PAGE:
Chatbot As Assistant Grant Writer

When I first saw this piece on Arts Professional about data driven decision making, I thought maybe the author, Patrick Towell, was cribbing Drew McManus and Ceci Dadisman’s recent conference session on the same topic.

He even referenced the gut trusting HiPPOs (Highest Paid Person’s Opinion/in Office).

I might have only had myself to blame having brought attention to it with my inspiring post on the subject.

But Towell quickly moves away from that subject to address a pretty significant barrier to using data to drive decisions–people’s comfort levels accessing, interpreting and using the data.

Towell cites respondents to a survey of people working in cultural organizations in the UK:

Some of those respondents work in an organisational culture that doesn’t embrace the use of data: “Data gets bad PR. The greatest barrier to usage is lack of fluency and comfort with data as a medium to tell stories.” For others it was systems being difficult to access and join up: “We can’t effectively understand or engage with our audience without tools to collate, analyse and use our audience data.”

Despite this discomfort, many respondents were eager to use data to support their activities:

Interestingly, many did consider its use in artistic and cultural programming: “Data could be used to inform our programming schedule, driving more revenue.” Audience development was an area where people saw a clear benefit: “Our visitor and sales forecasting is based in fairyland – better datasets and data analysis could be more realistic.” People also thought they could better justify the use of public money through more defensible evidence.

What Towell says his company has done is started to prototype a chatbot that will “sit over your data” as a “kind of Alexa for cultural managers” and help a wider range of people in an organization feel comfortable accessing it. The example they use in the screenshot of the prototype queries the chatbot about how many new members visited shows in December.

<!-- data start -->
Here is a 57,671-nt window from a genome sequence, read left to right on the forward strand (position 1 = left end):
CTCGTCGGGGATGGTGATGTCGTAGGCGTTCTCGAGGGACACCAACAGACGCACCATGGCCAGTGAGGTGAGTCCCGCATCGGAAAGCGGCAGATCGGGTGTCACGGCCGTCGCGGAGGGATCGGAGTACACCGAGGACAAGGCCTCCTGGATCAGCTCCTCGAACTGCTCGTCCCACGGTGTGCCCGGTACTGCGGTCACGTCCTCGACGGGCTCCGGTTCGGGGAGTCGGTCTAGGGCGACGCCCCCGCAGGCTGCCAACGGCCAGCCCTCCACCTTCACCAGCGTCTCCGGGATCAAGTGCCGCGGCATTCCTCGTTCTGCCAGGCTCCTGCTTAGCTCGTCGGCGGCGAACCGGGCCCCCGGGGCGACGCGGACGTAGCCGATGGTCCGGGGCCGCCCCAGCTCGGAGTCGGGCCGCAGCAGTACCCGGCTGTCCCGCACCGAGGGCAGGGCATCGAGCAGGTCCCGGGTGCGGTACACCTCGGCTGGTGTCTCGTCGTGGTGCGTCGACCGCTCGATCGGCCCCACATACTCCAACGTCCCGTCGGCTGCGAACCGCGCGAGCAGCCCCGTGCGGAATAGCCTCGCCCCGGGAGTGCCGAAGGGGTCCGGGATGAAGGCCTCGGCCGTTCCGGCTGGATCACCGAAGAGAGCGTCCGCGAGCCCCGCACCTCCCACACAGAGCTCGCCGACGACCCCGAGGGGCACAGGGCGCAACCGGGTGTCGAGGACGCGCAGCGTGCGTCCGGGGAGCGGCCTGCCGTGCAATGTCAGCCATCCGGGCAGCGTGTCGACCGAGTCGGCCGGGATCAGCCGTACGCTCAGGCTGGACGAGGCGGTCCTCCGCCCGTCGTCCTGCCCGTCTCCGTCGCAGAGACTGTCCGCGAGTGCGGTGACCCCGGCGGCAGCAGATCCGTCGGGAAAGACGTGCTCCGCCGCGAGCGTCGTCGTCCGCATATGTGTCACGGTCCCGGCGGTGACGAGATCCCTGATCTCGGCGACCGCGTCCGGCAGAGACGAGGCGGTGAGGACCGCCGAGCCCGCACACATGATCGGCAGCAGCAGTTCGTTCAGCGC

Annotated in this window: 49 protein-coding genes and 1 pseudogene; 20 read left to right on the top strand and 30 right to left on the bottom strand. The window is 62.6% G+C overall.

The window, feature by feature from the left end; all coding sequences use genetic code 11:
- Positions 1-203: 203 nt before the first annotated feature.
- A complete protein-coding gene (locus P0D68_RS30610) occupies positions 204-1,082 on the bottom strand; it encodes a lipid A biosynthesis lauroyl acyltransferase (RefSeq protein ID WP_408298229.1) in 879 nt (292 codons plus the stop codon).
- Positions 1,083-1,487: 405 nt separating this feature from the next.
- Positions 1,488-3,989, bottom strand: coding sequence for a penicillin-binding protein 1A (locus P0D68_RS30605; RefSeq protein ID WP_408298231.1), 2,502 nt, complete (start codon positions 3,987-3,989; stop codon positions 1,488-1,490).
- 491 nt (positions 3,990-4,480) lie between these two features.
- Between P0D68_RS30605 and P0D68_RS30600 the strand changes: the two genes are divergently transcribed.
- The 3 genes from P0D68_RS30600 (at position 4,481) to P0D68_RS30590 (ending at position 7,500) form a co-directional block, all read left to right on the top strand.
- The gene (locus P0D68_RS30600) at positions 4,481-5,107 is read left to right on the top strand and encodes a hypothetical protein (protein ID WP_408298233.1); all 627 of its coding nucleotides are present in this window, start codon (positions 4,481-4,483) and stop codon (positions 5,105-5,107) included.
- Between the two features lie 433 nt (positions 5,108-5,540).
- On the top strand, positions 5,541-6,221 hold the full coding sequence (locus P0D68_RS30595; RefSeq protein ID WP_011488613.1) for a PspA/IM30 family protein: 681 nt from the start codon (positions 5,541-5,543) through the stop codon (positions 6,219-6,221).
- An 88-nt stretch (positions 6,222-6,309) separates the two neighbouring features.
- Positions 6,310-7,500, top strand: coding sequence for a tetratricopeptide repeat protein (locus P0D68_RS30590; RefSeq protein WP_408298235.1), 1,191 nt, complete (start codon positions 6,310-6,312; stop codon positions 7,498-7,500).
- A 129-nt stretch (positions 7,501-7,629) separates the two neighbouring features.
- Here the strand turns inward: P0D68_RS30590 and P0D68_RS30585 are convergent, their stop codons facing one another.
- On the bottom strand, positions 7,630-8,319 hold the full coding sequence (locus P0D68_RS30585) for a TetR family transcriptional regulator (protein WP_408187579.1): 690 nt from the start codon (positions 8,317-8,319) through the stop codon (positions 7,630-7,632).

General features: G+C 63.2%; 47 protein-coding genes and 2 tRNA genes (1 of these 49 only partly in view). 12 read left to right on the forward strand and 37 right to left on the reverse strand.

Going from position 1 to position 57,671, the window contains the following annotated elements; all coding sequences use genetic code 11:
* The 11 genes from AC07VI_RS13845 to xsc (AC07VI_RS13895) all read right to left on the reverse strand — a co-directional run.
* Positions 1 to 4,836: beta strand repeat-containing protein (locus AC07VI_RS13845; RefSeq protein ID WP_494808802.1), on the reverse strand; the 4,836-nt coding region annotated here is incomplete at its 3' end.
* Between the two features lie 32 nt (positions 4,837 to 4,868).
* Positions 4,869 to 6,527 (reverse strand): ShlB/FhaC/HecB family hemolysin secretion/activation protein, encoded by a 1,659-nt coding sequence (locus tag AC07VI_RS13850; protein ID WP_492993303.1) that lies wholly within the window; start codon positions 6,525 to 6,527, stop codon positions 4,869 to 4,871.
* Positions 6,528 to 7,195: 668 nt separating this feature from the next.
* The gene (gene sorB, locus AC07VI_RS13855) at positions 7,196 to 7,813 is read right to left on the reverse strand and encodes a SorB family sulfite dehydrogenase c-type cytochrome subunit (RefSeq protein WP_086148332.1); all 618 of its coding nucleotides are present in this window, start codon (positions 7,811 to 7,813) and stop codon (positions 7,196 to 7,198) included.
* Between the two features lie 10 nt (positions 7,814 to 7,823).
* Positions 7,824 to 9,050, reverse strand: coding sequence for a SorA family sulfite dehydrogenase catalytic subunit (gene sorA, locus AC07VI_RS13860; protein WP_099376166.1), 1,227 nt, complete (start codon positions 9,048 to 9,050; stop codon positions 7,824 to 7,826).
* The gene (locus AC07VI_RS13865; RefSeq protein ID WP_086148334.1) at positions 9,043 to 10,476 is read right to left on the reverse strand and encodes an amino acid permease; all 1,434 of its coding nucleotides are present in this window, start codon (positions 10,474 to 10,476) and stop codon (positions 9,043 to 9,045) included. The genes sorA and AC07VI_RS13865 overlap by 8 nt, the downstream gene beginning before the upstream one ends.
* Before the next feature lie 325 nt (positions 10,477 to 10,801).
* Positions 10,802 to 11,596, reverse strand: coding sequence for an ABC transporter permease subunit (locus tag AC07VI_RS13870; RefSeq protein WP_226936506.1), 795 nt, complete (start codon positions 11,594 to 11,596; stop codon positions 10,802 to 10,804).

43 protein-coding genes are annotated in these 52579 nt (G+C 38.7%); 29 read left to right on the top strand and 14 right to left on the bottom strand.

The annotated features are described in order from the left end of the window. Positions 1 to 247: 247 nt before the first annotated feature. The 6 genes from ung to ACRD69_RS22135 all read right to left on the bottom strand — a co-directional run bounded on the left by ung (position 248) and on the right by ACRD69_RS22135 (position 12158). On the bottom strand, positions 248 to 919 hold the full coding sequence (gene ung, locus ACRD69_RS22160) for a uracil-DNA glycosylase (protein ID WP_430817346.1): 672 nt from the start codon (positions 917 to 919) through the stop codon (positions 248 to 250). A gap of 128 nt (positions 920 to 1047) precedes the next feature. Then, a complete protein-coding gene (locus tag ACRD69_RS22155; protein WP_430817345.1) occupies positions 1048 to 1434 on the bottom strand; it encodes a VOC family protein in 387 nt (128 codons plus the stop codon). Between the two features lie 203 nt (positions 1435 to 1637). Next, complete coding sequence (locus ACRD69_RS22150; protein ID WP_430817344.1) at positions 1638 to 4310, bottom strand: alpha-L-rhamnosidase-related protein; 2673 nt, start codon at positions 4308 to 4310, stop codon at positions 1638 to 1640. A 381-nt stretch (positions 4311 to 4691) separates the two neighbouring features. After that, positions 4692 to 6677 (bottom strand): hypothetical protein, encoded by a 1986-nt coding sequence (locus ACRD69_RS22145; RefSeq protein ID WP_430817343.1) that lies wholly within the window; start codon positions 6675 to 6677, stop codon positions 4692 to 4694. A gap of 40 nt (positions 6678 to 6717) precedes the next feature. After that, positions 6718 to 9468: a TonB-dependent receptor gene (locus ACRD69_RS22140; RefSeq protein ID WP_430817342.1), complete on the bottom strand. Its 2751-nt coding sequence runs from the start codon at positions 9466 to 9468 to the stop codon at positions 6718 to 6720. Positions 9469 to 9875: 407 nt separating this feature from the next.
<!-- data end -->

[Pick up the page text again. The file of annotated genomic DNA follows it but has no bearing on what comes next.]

If they can get this to work, it would be awesome. If you were able to feed budget numbers into it so just about anyone could ask about revenue and expenses for different combinations of projects, it would make completing grant reports so much easier. Especially if it potentially spread to onus of completing reports around the organization.

The biggest hurdle I see is that funding organizations have such diverse definitions and conditions associated with their reporting, programming a bot AI to keep it all straight might be cost prohibitive.

Still, it is a pretty intriguing idea. Some time in the last couple weeks I saw someone mention they were visiting the websites of arts and culture organizations to see how many used chatbots to facilitate the sale of tickets. (Things like, “when are Thursday performances of Hamlet in June and July?”). The value of chatbots for public facing interactions is rather obvious, but I suspect few people have considered their utility for internal information sharing.

About Joe Patti

I have been writing Butts in the Seats (BitS) on topics of arts and cultural administration since 2004 (yikes!). Given the ever evolving concerns facing the sector, I have yet to exhaust the available subject matter. In addition to BitS, I am a founding contributor to the ArtsHacker (artshacker.com) website where I focus on topics related to boards, law, governance, policy and practice.

I am also an evangelist for the effort to Build Public Will For Arts and Culture being helmed by Arts Midwest and the Metropolitan Group. (http://www.creatingconnection.org/about/)

I am currently the Director of the Vern Riffe Center for the Arts at Shawnee State University. Among the things I am proud to claim are having produced an opera in the Hawaiian language and a dance drama about Hawaii's snow goddess Poli'ahu. Though there are many more highlights than there is space here to list.

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